Week 9: Fish!

[20. July 2017] 

As soon as we reached the more open marginal sea ice zone in the Barents Sea east of Svalbard, we could finally start fishing with the bottom trawl. Most parts of our area of investigation had a closed pack-ice cover reaching far south onto the Svalbard and Barents Sea shelves.

PS106/2 - Weekly Report No. 8 | 09 - 16 July 2017

Week 8: Returning to Svalbard

[17. July 2017] 

After concluding our 4th ice station at the northernmost location of this expedition, Polarstern set a south-westerly course, heading for the position of our well-known PASCAL ice floe of PS 106/1. This time, many open leads allowed a mostly gentle passage through the ice.

PS106/2 - Weekly Report No. 7 | 2 - 9 July 2017

Week 7: In the deep Arctic Ocean

[10. July 2017]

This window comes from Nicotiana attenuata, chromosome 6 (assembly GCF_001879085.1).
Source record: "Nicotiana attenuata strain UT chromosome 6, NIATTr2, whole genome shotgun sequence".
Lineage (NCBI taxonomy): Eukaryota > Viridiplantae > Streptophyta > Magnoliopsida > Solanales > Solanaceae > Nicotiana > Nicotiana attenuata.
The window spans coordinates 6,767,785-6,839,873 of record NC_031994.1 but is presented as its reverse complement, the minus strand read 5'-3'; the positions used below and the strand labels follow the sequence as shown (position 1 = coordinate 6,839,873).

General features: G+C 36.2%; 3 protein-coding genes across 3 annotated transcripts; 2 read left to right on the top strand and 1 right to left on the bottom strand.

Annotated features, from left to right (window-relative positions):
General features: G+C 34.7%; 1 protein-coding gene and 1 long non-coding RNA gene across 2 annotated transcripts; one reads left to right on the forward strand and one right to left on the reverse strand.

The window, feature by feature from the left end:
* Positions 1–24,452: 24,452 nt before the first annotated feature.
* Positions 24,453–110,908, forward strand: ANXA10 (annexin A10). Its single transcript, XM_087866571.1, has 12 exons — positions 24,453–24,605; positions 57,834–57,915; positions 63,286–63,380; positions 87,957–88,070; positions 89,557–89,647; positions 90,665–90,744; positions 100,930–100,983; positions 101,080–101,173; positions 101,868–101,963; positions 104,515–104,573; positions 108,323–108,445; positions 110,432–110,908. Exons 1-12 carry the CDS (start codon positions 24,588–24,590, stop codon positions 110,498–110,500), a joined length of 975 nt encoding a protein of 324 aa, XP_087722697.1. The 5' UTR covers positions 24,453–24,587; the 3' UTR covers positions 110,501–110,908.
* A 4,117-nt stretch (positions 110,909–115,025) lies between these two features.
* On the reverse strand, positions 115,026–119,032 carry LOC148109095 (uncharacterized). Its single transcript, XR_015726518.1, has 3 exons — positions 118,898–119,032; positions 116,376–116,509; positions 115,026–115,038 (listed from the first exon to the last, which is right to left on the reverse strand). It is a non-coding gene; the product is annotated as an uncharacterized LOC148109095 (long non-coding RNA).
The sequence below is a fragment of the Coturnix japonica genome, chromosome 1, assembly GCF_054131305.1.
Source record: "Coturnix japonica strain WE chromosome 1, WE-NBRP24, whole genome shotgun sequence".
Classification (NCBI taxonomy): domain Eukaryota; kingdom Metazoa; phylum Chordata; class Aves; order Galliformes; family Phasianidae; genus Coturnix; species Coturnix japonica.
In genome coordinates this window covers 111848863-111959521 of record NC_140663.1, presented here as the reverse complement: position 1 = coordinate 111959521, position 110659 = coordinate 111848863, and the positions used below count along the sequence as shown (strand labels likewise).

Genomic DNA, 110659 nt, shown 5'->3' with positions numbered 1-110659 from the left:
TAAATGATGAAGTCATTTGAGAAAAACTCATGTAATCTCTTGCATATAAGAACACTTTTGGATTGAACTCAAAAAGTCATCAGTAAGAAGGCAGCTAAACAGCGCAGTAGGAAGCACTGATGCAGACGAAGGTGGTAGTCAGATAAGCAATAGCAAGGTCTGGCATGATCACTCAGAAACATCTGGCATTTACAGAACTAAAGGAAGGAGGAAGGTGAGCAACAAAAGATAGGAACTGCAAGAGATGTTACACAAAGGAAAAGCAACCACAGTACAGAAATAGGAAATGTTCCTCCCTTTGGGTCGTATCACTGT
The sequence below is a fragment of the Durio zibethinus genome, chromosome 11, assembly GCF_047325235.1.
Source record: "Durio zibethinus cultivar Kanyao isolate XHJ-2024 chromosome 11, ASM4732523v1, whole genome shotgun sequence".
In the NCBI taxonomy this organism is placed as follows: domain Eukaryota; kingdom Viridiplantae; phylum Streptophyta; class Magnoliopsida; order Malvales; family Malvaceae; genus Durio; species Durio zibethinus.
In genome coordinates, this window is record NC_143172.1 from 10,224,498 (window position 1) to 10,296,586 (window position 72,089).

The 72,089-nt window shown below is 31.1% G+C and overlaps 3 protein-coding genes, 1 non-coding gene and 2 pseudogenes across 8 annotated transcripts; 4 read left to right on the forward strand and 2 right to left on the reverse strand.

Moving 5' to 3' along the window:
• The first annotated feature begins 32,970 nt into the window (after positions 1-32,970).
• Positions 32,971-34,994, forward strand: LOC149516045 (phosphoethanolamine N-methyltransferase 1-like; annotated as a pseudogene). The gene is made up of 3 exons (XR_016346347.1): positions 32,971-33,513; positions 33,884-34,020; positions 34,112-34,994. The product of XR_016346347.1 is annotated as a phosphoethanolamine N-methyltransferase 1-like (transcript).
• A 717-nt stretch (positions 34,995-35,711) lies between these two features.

During our northward transect, Polarstern bit its way through heavy sea ice, hard as concrete and covered with a thick layer of snow. This altogether slowed down our progress into the north significantly. During our journey in the thick ice across the deepening Arctic Ocean, wildlife became scarcer and scarcer. Patches of Melosira arctica were only spotted rarely.

PS106/2 - Weekly Report No. 6 | 26 June - 2 July 2017

Week 6: From East Svalbard towards the deep Arctic Ocean

[04. July 2017] 

The past week we started in the marginal sea ice zone east of Svalbard, and then set course north into the central Arctic Ocean.The marginal sea ice zone was mostly covered with decaying sea ice and some larger ice-free areas. On this side of Svalbard we saw a lot more wildlife than in the westerly part. A large number of birds are constantly circling around the ship looking for fish, which can be spotted on overturning ice floes during ice breaking.

PS106/2 - Weekly Report No. 5 | 21 - 26 June 2017

Week 5: From Longyearbyen around Svalbard

[27. June 2017] 

The end of PS106/1 was garnished with amazing views of the Spitsbergen coastline in the midnight sun (Fig. 1). While scientists and crew members celebrated the successful completion of the PASCAL study and its interdisciplinary physical, biological and biogeochemical partners, wales and seals occasionally approached Polarstern.